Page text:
ciently high to cause attainment'of a. substan-v
' ~:.The"molar~ratio of catalyst to halogenated
tial stateof equilibrium involving a large degree 40 product'to be 'dealkylated is usually between 0.75
of ‘dealkylation of the 2,6, di-halo,,4 tertiary alkyl
and 1.25:1 in cases inpwhich one of the halides
phenol,‘ and corresponding. alkyl-ation of the ‘alkyl
mentioned above is used asthecatalystj and in
acceptor. In case an aromatic hydrocarbon such
Cas‘esiin which add v‘clays ‘are used,‘ the amount
as benzene, ‘toluene or icylene is usedhasthe'alkyl
of :catalystshould ‘usually-be between 2 and 10%
45
acceptor, the process ofid'ealkylation may belrep-v
of the weight of the halogenated phenol to'be
resented by ‘the following'equation (using-benzene‘
as an illustration):
2.
r
I
_
'
'
. in "the practice,ofl the invention, I prefer‘to '
use;a;'1arge-mo1e¢u1ar;excess‘or the aromatic hy->
OH
X
X
drocarbon which is to serve as the alkyl acceptor.
The use of such excess ful?lls two important func
tions. In the ?rst place, bymaintaining a sub
stantial molecular excess of the alkyl acceptor in
the reaction mixture, the chemical reaction of
equation 2 is pushed to the right, an obviously
desirable result if a high and rapid conversion to
5.0
+
‘r
d'ealkylated.
~
R
The invention may perhaps best be illustrated
by a discussion of preferred conditions for the
2,403,748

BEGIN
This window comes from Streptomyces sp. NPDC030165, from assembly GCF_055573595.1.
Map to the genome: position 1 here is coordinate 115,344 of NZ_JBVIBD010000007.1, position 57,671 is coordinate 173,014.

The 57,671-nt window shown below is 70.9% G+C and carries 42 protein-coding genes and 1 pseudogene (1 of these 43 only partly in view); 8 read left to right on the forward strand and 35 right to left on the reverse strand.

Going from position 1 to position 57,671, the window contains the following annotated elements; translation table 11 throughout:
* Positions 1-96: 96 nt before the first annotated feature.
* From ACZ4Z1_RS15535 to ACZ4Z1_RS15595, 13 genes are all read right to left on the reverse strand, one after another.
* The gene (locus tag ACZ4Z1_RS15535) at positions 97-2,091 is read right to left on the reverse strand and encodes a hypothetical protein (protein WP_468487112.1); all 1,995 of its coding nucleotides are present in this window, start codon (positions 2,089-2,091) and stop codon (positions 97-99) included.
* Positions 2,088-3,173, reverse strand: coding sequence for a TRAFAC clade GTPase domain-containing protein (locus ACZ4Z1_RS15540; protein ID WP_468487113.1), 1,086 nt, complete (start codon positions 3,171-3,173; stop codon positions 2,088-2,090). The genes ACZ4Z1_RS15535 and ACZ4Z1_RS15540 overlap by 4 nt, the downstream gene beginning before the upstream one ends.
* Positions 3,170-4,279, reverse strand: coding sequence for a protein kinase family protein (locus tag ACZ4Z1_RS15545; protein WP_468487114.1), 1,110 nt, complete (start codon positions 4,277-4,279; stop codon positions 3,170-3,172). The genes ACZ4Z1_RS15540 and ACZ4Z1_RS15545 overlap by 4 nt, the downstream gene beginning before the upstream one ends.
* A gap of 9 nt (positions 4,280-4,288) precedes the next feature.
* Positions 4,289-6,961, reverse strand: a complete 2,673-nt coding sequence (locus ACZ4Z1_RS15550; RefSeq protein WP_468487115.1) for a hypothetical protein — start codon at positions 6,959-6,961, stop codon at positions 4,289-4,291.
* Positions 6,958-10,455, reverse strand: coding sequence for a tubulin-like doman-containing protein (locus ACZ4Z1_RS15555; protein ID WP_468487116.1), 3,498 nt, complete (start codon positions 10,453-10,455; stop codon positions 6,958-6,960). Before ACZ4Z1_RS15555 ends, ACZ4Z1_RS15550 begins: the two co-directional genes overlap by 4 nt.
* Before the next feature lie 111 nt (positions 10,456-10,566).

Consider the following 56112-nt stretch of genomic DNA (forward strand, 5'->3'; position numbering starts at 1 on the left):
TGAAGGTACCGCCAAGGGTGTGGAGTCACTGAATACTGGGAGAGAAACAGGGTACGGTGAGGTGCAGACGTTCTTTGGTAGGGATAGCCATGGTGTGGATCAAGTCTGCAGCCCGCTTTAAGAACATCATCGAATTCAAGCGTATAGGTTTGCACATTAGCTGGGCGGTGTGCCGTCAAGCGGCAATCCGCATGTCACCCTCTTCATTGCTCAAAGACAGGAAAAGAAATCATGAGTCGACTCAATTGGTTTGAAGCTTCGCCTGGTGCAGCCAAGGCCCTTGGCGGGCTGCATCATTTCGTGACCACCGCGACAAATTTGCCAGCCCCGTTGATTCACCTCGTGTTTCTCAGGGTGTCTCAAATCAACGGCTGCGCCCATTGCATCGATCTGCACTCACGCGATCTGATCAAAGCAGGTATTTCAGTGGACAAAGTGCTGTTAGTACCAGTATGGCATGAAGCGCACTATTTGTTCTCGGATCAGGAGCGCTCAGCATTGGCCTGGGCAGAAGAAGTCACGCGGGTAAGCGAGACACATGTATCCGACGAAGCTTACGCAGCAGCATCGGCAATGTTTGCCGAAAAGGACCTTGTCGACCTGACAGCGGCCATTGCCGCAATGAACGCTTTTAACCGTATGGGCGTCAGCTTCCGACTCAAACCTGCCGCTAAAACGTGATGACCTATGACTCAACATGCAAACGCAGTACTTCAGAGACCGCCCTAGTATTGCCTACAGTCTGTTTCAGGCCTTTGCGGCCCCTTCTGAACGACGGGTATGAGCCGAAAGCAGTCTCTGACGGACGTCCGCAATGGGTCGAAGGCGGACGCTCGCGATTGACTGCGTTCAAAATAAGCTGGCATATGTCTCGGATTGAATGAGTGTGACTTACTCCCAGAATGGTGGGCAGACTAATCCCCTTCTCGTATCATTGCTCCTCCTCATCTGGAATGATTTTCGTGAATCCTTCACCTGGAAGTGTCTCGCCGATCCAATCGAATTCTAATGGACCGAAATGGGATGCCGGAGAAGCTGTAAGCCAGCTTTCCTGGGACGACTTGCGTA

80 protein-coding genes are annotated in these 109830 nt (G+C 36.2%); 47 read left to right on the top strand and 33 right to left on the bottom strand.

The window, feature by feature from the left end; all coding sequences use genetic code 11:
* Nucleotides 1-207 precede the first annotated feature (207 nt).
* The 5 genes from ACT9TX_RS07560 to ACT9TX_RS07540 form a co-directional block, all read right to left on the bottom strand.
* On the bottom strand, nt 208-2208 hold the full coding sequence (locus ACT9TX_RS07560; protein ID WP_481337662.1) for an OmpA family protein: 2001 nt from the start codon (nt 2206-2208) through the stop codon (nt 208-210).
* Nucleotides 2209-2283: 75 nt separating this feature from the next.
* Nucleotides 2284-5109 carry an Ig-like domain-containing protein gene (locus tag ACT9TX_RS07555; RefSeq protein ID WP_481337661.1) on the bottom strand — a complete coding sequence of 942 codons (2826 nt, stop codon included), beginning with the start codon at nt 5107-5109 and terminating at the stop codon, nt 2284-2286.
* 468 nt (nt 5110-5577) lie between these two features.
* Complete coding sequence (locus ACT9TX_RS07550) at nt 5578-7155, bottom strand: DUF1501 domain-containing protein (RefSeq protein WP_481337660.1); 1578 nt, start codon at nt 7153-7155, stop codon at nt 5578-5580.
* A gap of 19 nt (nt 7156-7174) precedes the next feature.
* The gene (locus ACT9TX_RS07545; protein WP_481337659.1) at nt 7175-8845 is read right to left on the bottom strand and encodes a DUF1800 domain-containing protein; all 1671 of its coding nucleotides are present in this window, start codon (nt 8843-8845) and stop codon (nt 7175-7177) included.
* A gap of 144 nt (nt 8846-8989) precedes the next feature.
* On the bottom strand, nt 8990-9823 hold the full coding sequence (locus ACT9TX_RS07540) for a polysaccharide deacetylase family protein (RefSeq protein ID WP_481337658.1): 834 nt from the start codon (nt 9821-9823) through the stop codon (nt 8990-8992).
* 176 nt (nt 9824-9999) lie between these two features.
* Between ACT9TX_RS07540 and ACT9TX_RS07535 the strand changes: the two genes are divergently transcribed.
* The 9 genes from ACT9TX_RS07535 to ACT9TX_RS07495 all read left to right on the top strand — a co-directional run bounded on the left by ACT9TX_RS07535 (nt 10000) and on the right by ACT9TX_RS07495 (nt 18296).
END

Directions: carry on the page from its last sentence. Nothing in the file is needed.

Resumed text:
4
the dealkylated halo-phenol product is desired.
The second advantage in use of a large excess
of an aromatic hydrocarbon as the alkyl acceptor
is that this hydrocarbon serves both as a solvent
and as a reactant in the practice of the‘ process.
'
>
Using the same charge of 2,6, di-chloro, 4 tertiary
amyl phenol and xylem, the mixture Was warmed
to 60° C. and boron .tri?uoride was bubbled
through with stirring for four hours. The prod
uct was worked up ‘by the same method as Ex
ample I. 418 grams of 2,6, di-chloro phenol were
For these reasons, I prefer to have the aromatic
hydrocarbon hich serves as the alkyl'acceptor
While the invention has been described spe
present in a molecular ratio of between 3:1 and
ci?cally
by reference to use of particular catalysts,
15:1 with respect to the halo-phenol to be de
particular
tertiary alkyl radicals and particular
10
alkylated. The use of these high ratios is not,
alkyl acceptors-it is to be understood that these
however, vitally necessary in the practice of the
conditions may be varied greatly in the practice
invention, since progress of the reaction to the
of the invention and have been set forth merely
right will occur to produce equilibrium involving
thus obtained.
'
_
.
'
for the purpose of illustration. I do not, ac
cordingly, wish to be limited in the interpreta
in cases in which lesser ratios are employed, and 15 tion of the invention except by the terms of the
a solvent such as naphtha, which does not enter
following claims.
into the reaction, may be used as a co-solvent in
I claim:
practice of the invention, in place of the large
substantial conversion to the desired product even
1. In the manufacture of 2,6, di-halo phenols,
excess of alkyl acceptor.
the process comprising halogenating a 4-tertiary
20
While the preferred alkyl acceptors of the in
alkyl phenol to form the corresponding 2,6, di
vention are aromatic hydrocarbons, they may be
halo, 4-tertiary alkyl phenol, and thereafter cat
substituted by one or two alkyl radicals, as in the
cases of toluene and xylene, or by hydroxyl radi
cals as in the case of phenols, or by various other
alytically dealkylating the resulting 2,6, di-halo,
4-tertiary alkyl phenol in the presence of an
acceptor.
radicals, the only important condition being that 25 alkyl
2. In the manufacture of 2,6, di-halo phenols,
at least one reactive position be available on the